Tuesday, December 16, 2008
Brother Patrick Hart’s 40 year reflection of a last Mass with Merton was published in the Courier Journal last week.
... We all joined in the Prayers of the Faithful; Phil read the Epistle, and Merton read the beautiful Gospel narrative of the Good Samaritan, after which he surprised us with a brief but deeply moving homily. He compared himself to "the traveler" who had been attacked by robbers on the road to Jericho, and was then left half dead along the way. He went on to describe how each of us in our own way had been Good Samaritans to him, helping him "to get out of the ditch." He embarrassed us by expressing his appreciation for all we had done for him and concluded by saying he was offering this Mass for our intentions. Before Communion he embraced each of us with the "Kiss of Peace." We received under both Species, and I remember he addressed us personally, using our first names: "The Body of the Lord, Phil, etc." It was as beautiful and as meaningful a Mass as I have ever experienced. ...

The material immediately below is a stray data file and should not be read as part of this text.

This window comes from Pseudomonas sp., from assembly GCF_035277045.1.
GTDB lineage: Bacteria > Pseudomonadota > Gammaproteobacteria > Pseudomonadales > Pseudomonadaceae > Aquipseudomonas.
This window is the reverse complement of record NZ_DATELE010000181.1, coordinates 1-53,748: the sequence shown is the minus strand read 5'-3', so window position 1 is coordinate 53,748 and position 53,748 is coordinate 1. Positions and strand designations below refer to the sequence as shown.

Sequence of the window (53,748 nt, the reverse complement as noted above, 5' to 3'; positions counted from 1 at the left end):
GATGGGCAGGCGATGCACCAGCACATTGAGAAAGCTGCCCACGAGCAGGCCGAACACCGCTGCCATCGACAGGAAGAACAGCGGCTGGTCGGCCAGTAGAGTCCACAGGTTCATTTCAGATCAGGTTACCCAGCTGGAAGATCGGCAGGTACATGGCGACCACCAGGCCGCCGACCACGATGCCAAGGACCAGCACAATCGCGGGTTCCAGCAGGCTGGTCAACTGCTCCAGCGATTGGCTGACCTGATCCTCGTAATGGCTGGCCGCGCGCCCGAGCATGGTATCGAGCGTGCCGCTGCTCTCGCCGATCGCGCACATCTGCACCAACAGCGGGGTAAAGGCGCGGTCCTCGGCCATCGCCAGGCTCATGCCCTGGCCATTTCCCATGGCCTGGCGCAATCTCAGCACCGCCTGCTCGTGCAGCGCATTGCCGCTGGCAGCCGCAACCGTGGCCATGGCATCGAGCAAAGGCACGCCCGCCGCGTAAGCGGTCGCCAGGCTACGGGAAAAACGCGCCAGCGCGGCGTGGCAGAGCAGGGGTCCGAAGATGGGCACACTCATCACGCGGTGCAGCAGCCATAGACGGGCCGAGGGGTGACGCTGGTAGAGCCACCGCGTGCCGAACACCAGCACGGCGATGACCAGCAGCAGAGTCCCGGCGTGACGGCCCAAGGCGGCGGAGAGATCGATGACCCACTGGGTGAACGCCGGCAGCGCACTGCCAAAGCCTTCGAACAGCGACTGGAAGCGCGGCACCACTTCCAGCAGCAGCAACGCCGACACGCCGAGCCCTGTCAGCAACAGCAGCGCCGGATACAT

Brother Patrick Hart, Thomas Merton and Brother Maurice Flood - photo taken by Philip Stark.
Monday, December 15, 2008
Wednesday, December 10, 2008
On the 40th anniversary of Merton's death, the Louisville Courier Journal published the following reflection by Frederick Smock, chairman of the English Department at Bellarmine University.
On the occasion of the 40th anniversary of Thomas Merton's death, I want to think about silence. Certainly, Merton took a vow of silence, and he was occasionally silenced by the Vatican. But I am not thinking of those forms of silence. Rather, I want to think about silence and the poet's art.
Much of a monk's life is spent in silence. Much of a poet's life is spent in silence, too -- a poet spends a fraction of his time actually writing poems. Merton was both a monk and a poet, and thus well-acquainted with silence. Like meditation, and like prayer, poetry is surrounded by silence. Poetry begins and ends in silence. Silence is also inherent within a poem, like the silences between notes in music. As the greatChinese poet Yang Wan-li said, a thousand years ago, "A poem is made of words, yes, but take away the words and the poem remains."